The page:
“The old Asheville Middle School, outdated and undercomputerized, was a holdover from a time when there was no such thing as a car pool line, or drinking fountains designed to accommodate a water bottle, or web portals where parents could track the progress of their child’s daily science experiment.”
“Tattoos, though, aren’t the only thing every second person in Asheville seems to own. What about dogs?”
“Why do women carry their keys as weapons as a matter of course? Why was I afraid of the black man in the parking garage? In part, it’s because we’ve been conditioned to expect an attack, to view the unexpected or the “other” with suspicion. And in the process, we create doubt and fear, manufacturing imaginary offenses that may never actually happen.”
“A cursory inventory of my own past behavior brought up some mistakes that could easily have ended with someone in a casket and my two feet standing on a taped line looking swollen-eyed into a camera.”
“I’ve lived here for six years and felt I truly understood this offbeat, dog-loving, music-playing, beer-drinking conglomeration of a city. Using the Fitbit, though, was like watching Asheville in slow motion.”
We are mountain folk, at heart. We are entwined in our ecosystem in ways larger cities cannot understand. So it was just a matter of time before we put down our devices and walked outside and craned our necks up up up towards the sky.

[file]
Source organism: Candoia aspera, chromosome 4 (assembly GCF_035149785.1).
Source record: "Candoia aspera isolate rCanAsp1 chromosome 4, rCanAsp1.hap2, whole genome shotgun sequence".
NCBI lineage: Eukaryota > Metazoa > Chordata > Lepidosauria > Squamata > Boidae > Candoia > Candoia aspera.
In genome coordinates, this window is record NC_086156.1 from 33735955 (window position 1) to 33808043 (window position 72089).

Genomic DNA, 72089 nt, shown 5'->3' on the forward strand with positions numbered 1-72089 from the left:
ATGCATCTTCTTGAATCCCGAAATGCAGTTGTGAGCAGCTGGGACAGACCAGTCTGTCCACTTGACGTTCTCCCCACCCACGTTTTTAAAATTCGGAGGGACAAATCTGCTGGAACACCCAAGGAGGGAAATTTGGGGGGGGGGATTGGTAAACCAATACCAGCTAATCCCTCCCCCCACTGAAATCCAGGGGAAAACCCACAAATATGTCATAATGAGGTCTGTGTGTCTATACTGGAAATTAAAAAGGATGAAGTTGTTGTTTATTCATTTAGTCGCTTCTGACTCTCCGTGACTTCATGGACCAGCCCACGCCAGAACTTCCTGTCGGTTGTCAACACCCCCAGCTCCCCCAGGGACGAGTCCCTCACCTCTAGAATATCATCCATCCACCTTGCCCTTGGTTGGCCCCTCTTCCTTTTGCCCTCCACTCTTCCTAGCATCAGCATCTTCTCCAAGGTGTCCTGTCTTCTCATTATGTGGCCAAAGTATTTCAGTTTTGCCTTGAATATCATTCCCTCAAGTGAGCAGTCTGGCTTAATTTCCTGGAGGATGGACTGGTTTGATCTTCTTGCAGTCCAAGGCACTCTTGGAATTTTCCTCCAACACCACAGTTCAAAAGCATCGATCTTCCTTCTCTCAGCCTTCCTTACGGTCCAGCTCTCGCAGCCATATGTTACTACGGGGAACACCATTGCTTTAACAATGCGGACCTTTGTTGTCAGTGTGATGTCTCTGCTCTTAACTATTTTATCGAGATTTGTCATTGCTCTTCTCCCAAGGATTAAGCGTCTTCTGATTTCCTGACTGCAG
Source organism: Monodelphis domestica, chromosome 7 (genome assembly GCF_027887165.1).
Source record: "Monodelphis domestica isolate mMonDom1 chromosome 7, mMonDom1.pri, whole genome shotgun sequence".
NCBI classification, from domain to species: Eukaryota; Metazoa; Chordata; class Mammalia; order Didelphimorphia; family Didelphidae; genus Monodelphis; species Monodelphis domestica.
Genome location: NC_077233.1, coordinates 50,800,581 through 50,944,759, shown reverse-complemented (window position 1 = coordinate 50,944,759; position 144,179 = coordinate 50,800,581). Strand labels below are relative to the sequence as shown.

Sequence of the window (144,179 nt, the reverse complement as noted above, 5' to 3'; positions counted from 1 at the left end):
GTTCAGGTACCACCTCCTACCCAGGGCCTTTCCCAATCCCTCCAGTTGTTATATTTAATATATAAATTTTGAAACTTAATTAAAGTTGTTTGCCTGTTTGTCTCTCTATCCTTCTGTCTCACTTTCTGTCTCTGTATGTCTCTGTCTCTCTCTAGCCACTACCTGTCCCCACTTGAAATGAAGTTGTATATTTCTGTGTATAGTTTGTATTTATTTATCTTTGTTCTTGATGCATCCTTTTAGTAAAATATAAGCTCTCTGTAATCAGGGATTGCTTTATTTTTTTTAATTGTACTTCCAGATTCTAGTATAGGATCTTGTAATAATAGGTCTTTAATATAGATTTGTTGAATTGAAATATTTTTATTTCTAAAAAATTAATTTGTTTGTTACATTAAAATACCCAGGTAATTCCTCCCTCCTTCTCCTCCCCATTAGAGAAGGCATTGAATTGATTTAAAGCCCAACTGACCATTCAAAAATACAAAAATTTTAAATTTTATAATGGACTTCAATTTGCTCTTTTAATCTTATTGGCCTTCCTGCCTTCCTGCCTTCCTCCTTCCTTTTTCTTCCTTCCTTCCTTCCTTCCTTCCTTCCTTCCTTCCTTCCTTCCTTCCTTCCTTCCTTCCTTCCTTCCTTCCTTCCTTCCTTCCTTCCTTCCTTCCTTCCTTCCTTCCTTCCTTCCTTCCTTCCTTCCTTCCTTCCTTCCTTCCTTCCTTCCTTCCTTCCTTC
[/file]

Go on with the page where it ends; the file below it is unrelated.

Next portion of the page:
For quite some time, Ashevilleans have been operating under the assumption that we know ourselves, but Craigslist reminded me that we are a community of collaborators. At a cursory glance, Asheville and her people appear to be easy to define. We are the Beer City USA, after all, and that says a little something about […]
My twin sister gets cranky every time she visits Asheville. She is from the big hot city of Atlanta. When I say “hot,” I do not mean in the sophisticated cool sense; I mean in the literal sense. The blistering nonsensical heat is one of the things that pushed me out of the neighborhood we […]
COMMENTARY: My first few trips to the gym were myopic; I was unable to examine the landscape and so did not notice the StairMaster in its elevated position there in the front corner. But all that changed the day after Halloween. I settled into my favorite machine, had my Spotify set to the Dixie Chicks and was “ready, ready ready, to run” when I felt a change in the air.
Every Saturday my husband and I strap our bikes to the back of our car and drive away from our beloved Weaverville towards Asheville. We head to a popular destination called Carrier Park along with a few thousand other local residents. We arrive to the mecca center for fit, good-looking people with attractive children and […]
I live in Weaverville, and we Weavervilleans have pretty firm ideas about coming to town. “Town” here refers to Asheville as we consider ourselves an idyllic little village just outside of town. In many ways, we are idyllic. Our neighborhoods have sidewalks that busy themselves with bicycles and baby strollers, our big trees boast swings […]